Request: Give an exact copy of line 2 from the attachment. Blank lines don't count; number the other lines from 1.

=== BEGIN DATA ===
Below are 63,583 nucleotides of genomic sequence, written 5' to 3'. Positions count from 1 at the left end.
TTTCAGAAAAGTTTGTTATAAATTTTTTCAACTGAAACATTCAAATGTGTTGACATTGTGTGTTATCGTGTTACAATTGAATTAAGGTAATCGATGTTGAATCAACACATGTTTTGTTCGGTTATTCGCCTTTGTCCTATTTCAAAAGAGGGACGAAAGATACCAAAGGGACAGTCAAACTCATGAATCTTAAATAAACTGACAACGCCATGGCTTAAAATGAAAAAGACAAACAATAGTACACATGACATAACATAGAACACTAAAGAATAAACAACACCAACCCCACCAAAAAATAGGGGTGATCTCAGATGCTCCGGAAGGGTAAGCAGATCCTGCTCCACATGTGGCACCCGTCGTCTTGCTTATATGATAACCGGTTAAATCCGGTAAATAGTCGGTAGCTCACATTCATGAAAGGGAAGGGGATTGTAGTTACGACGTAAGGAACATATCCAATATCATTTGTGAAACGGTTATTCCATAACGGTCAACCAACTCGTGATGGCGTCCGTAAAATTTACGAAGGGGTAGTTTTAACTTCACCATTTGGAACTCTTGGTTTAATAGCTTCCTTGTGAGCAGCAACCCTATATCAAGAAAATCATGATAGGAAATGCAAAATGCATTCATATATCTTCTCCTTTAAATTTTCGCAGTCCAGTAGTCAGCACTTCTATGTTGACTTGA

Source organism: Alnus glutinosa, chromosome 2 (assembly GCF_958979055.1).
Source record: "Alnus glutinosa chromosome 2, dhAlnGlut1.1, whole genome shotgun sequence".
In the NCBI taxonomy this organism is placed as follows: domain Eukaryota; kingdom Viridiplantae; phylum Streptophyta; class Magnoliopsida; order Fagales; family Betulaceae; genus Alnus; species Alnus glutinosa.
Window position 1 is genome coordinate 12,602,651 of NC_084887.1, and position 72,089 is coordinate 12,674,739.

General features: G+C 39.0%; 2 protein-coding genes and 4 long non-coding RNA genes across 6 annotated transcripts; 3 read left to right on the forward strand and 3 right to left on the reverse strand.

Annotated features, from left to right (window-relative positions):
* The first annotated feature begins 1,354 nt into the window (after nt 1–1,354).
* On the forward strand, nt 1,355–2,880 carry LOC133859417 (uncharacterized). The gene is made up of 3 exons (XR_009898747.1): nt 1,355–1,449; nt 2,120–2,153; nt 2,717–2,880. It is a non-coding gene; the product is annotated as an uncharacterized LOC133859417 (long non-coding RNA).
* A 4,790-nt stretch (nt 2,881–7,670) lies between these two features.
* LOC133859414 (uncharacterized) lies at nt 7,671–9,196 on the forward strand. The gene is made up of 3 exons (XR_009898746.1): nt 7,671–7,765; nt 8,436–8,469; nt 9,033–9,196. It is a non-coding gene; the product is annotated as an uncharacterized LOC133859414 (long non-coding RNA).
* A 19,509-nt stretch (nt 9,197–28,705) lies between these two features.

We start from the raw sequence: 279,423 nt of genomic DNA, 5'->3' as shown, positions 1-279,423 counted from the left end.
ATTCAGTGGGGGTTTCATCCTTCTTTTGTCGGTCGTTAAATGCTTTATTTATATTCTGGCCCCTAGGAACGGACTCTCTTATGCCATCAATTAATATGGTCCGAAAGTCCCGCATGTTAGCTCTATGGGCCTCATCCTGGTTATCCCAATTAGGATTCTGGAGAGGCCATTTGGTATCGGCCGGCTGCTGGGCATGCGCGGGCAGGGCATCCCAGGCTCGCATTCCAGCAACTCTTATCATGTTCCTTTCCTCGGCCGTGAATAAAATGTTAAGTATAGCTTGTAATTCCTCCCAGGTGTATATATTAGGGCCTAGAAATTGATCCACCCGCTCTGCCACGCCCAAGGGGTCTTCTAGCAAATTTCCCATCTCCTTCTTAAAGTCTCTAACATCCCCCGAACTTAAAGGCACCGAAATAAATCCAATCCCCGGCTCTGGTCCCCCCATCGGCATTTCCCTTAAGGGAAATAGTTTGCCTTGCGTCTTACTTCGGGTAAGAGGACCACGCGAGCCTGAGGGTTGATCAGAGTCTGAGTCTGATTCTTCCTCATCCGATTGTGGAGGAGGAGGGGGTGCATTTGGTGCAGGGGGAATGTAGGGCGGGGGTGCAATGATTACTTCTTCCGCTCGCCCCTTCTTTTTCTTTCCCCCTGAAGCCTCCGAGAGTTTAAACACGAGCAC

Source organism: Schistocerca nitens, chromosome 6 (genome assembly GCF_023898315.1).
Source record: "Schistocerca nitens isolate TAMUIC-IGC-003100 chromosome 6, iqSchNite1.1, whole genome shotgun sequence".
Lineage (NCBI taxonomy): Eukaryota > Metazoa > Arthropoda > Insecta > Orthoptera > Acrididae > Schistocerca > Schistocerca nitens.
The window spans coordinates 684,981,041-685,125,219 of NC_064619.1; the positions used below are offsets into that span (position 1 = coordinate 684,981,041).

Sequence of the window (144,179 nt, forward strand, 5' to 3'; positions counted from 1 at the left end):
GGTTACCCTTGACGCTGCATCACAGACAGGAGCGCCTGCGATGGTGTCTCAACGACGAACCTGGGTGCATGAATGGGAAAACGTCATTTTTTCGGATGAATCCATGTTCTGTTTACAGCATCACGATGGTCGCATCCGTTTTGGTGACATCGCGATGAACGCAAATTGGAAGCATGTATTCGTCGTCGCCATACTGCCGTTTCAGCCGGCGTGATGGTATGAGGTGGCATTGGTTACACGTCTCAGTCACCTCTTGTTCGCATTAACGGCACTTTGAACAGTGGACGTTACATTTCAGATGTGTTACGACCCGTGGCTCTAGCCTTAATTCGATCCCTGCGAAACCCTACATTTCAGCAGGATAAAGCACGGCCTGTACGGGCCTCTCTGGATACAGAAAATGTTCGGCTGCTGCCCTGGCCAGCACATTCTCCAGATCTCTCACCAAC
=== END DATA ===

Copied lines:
TTTCAGAAAAGTTTGTTATAAATTTTTTCAACTGAAACATTCAAATGTGTTGACATTGTGTGTTATCGTGTTACAATTGAATTAAGGTAATCGATGTTGAATCAACACATGTTTTGTTCGGTTATTCGCCTTTGTCCTATTTCAAAAGAGGGACGAAAGATACCAAAGGGACAGTCAAACTCATGAATCTTAAATAAACTGACAACGCCATGGCTTAAAATGAAAAAGACAAACAATAGTACACATGACATAACATAGAACACTAAAGAATAAACAACACCAACCCCACCAAAAAATAGGGGTGATCTCAGATGCTCCGGAAGGGTAAGCAGATCCTGCTCCACATGTGGCACCCGTCGTCTTGCTTATATGATAACCGGTTAAATCCGGTAAATAGTCGGTAGCTCACATTCATGAAAGGGAAGGGGATTGTAGTTACGACGTAAGGAACATATCCAATATCATTTGTGAAACGGTTATTCCATAACGGTCAACCAACTCGTGATGGCGTCCGTAAAATTTACGAAGGGGTAGTTTTAACTTCACCATTTGGAACTCTTGGTTTAATAGCTTCCTTGTGAGCAGCAACCCTATATCAAGAAAATCATGATAGGAAATGCAAAATGCATTCATATATCTTCTCCTTTAAATTTTCGCAGTCCAGTAGTCAGCACTTCTATGTTGACTTGA